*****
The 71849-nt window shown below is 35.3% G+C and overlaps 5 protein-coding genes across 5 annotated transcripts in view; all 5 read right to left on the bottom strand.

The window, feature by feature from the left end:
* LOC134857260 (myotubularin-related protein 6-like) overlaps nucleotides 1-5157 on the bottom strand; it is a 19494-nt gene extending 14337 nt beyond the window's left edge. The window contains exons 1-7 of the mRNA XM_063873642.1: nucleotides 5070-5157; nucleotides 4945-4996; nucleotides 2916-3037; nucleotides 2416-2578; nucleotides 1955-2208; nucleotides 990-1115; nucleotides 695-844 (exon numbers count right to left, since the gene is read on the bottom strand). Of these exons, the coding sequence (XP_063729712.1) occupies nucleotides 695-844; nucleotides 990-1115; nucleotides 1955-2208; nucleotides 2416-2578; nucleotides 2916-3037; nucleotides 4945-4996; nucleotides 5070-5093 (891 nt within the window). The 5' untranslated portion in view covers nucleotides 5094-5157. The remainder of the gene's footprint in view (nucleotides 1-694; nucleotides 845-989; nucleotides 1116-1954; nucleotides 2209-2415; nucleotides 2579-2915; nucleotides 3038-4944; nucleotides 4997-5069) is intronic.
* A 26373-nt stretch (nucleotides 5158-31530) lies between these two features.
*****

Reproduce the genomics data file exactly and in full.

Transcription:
The 71849-nt window shown below is 35.3% G+C and overlaps 5 protein-coding genes across 5 annotated transcripts in view; all 5 read right to left on the bottom strand.

The window, feature by feature from the left end:
* LOC134857260 (myotubularin-related protein 6-like) overlaps nucleotides 1-5157 on the bottom strand; it is a 19494-nt gene extending 14337 nt beyond the window's left edge. The window contains exons 1-7 of the mRNA XM_063873642.1: nucleotides 5070-5157; nucleotides 4945-4996; nucleotides 2916-3037; nucleotides 2416-2578; nucleotides 1955-2208; nucleotides 990-1115; nucleotides 695-844 (exon numbers count right to left, since the gene is read on the bottom strand). Of these exons, the coding sequence (XP_063729712.1) occupies nucleotides 695-844; nucleotides 990-1115; nucleotides 1955-2208; nucleotides 2416-2578; nucleotides 2916-3037; nucleotides 4945-4996; nucleotides 5070-5093 (891 nt within the window). The 5' untranslated portion in view covers nucleotides 5094-5157. The remainder of the gene's footprint in view (nucleotides 1-694; nucleotides 845-989; nucleotides 1116-1954; nucleotides 2209-2415; nucleotides 2579-2915; nucleotides 3038-4944; nucleotides 4997-5069) is intronic.
* A 26373-nt stretch (nucleotides 5158-31530) lies between these two features.